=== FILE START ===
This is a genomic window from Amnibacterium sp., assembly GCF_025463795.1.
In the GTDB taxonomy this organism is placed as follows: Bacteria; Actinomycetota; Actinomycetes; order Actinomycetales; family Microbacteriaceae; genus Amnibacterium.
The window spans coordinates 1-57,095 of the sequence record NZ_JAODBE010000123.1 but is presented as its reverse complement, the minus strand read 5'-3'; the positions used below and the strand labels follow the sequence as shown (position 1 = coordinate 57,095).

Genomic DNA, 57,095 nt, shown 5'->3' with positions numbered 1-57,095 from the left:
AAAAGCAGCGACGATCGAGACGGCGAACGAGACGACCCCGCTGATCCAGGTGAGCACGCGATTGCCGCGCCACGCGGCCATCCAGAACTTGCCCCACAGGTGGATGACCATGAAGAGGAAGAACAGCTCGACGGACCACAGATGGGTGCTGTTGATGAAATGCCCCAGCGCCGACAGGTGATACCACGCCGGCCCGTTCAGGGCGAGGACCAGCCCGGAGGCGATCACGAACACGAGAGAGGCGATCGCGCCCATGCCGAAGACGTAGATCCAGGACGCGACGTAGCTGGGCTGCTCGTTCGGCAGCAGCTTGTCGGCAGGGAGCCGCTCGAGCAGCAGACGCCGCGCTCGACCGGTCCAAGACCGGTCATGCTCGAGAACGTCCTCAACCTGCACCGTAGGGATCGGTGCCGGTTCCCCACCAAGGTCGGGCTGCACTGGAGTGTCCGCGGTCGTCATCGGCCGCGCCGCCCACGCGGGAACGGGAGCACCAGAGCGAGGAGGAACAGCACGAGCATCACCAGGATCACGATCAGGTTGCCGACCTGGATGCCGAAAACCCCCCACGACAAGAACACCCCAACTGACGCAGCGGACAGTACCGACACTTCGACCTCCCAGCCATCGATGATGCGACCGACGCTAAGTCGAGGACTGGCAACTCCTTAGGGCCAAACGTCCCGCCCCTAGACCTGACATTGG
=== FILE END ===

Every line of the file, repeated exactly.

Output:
This is a genomic window from Amnibacterium sp., assembly GCF_025463795.1.
In the GTDB taxonomy this organism is placed as follows: Bacteria; Actinomycetota; Actinomycetes; order Actinomycetales; family Microbacteriaceae; genus Amnibacterium.
The window spans coordinates 1-57,095 of the sequence record NZ_JAODBE010000123.1 but is presented as its reverse complement, the minus strand read 5'-3'; the positions used below and the strand labels follow the sequence as shown (position 1 = coordinate 57,095).

Genomic DNA, 57,095 nt, shown 5'->3' with positions numbered 1-57,095 from the left:
AAAAGCAGCGACGATCGAGACGGCGAACGAGACGACCCCGCTGATCCAGGTGAGCACGCGATTGCCGCGCCACGCGGCCATCCAGAACTTGCCCCACAGGTGGATGACCATGAAGAGGAAGAACAGCTCGACGGACCACAGATGGGTGCTGTTGATGAAATGCCCCAGCGCCGACAGGTGATACCACGCCGGCCCGTTCAGGGCGAGGACCAGCCCGGAGGCGATCACGAACACGAGAGAGGCGATCGCGCCCATGCCGAAGACGTAGATCCAGGACGCGACGTAGCTGGGCTGCTCGTTCGGCAGCAGCTTGTCGGCAGGGAGCCGCTCGAGCAGCAGACGCCGCGCTCGACCGGTCCAAGACCGGTCATGCTCGAGAACGTCCTCAACCTGCACCGTAGGGATCGGTGCCGGTTCCCCACCAAGGTCGGGCTGCACTGGAGTGTCCGCGGTCGTCATCGGCCGCGCCGCCCACGCGGGAACGGGAGCACCAGAGCGAGGAGGAACAGCACGAGCATCACCAGGATCACGATCAGGTTGCCGACCTGGATGCCGAAAACCCCCCACGACAAGAACACCCCAACTGACGCAGCGGACAGTACCGACACTTCGACCTCCCAGCCATCGATGATGCGACCGACGCTAAGTCGAGGACTGGCAACTCCTTAGGGCCAAACGTCCCGCCCCTAGACCTGACATTGG